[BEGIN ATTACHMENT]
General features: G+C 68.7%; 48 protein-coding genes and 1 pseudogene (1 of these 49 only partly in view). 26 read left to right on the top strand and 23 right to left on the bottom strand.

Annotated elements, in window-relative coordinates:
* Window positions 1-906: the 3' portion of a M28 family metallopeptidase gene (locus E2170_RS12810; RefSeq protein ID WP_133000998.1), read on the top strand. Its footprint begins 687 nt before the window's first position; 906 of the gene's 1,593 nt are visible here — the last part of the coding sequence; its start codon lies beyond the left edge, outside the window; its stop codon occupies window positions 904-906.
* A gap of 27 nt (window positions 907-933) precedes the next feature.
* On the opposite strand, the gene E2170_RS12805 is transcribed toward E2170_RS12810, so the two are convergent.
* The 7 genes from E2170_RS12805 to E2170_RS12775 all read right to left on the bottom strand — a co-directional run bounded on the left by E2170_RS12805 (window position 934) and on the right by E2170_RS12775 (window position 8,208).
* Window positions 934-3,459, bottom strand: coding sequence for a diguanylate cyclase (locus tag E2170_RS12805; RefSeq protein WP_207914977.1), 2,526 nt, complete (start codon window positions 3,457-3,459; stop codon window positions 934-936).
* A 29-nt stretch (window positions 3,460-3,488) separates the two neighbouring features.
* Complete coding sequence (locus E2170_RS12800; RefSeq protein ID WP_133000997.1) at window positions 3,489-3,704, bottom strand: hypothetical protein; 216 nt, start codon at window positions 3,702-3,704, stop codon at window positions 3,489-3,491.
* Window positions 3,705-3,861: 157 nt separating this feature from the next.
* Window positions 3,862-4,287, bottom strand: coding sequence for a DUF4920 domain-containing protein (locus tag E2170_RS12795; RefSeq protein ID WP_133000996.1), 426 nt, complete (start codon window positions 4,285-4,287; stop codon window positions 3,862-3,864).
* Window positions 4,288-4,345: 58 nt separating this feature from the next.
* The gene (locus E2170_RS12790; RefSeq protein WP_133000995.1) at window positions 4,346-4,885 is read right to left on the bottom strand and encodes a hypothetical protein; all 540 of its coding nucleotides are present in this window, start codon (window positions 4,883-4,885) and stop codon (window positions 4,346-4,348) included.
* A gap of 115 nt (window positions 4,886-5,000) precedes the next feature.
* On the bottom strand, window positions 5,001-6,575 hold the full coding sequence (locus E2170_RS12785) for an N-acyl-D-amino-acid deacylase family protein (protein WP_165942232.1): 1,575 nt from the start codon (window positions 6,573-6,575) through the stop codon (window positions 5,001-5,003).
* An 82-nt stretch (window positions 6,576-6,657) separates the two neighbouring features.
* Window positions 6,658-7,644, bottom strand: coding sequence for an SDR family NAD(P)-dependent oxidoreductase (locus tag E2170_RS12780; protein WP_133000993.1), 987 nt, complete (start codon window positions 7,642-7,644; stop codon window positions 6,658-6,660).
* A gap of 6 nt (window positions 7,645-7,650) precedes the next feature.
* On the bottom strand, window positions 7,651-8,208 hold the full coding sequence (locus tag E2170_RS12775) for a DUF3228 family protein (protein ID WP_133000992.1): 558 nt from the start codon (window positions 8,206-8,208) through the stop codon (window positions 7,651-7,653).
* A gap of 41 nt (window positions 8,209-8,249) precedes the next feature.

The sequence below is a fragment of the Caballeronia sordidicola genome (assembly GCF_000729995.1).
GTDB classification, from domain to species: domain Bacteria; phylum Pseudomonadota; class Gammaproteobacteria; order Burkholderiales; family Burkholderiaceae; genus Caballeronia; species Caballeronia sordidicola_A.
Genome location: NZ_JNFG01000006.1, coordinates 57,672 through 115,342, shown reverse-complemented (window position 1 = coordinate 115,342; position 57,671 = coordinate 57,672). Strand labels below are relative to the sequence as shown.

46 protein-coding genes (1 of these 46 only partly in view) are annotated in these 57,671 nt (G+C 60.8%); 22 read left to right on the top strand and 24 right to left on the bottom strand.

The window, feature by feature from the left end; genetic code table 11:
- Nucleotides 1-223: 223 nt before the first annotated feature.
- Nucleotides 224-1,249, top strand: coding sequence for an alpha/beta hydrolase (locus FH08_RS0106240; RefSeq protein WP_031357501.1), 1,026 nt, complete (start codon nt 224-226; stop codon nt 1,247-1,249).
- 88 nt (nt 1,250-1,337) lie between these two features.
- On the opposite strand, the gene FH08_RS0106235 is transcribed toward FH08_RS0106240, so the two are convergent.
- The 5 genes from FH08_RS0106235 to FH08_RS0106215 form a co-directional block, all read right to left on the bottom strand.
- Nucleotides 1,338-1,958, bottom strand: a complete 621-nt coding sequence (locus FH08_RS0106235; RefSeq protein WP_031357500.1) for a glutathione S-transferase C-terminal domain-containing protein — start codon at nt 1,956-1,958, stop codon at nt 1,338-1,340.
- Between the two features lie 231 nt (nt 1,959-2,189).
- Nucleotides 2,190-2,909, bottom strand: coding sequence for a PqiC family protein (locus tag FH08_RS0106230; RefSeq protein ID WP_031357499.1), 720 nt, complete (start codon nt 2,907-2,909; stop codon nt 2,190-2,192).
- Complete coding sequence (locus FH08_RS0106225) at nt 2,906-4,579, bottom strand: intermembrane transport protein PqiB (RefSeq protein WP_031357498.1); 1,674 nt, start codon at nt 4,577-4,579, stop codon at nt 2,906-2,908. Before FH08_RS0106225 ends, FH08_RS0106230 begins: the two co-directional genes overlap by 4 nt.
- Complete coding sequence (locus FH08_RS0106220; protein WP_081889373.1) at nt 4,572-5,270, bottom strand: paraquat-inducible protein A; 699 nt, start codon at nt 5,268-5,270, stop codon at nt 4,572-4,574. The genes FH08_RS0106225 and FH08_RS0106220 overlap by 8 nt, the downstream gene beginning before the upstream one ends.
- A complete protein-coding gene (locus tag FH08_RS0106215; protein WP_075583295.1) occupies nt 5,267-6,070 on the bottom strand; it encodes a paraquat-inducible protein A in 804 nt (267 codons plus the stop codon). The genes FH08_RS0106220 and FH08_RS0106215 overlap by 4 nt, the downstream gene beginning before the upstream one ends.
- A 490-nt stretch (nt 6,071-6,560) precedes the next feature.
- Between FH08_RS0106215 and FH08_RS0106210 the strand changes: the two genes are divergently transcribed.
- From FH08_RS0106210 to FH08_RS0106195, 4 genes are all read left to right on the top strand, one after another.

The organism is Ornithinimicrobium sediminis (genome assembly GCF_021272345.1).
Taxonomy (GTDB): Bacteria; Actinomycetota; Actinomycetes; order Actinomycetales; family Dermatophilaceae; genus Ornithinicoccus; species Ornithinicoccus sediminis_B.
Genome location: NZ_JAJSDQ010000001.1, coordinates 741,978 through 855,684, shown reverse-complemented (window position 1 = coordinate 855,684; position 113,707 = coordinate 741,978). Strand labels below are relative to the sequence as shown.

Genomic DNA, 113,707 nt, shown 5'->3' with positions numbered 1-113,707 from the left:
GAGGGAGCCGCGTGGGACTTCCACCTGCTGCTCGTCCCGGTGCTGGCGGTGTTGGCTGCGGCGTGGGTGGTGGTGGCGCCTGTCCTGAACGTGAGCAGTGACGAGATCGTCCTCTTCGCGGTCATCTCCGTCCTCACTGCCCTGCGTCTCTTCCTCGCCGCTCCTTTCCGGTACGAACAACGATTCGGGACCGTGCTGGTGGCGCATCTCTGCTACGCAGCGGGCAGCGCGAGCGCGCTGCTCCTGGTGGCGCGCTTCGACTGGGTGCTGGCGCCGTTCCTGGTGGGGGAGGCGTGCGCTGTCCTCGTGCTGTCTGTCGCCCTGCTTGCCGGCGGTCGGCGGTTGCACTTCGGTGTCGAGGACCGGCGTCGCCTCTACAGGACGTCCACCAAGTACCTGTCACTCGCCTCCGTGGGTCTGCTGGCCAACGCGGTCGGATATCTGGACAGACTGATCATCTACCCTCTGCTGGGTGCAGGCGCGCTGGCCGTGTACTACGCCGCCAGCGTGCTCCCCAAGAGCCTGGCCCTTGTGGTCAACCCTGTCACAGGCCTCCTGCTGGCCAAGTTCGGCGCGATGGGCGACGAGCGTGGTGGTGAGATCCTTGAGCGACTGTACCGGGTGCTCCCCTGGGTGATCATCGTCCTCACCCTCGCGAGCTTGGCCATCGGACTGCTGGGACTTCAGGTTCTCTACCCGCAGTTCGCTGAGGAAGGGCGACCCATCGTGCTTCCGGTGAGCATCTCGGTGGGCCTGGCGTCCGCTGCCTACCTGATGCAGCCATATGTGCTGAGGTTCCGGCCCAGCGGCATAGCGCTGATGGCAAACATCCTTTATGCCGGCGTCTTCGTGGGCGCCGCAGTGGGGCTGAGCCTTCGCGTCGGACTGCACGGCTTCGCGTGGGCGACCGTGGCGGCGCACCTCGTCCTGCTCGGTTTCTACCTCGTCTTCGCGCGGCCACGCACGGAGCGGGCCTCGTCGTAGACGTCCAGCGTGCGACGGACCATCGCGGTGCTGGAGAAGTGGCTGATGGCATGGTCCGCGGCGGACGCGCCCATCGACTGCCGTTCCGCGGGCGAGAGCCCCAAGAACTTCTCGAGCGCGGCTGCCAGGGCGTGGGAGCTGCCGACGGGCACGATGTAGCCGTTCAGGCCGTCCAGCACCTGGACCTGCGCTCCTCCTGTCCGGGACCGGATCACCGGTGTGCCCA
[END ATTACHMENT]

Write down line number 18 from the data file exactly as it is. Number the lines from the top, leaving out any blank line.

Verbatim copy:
* A gap of 6 nt (window positions 7,645-7,650) precedes the next feature.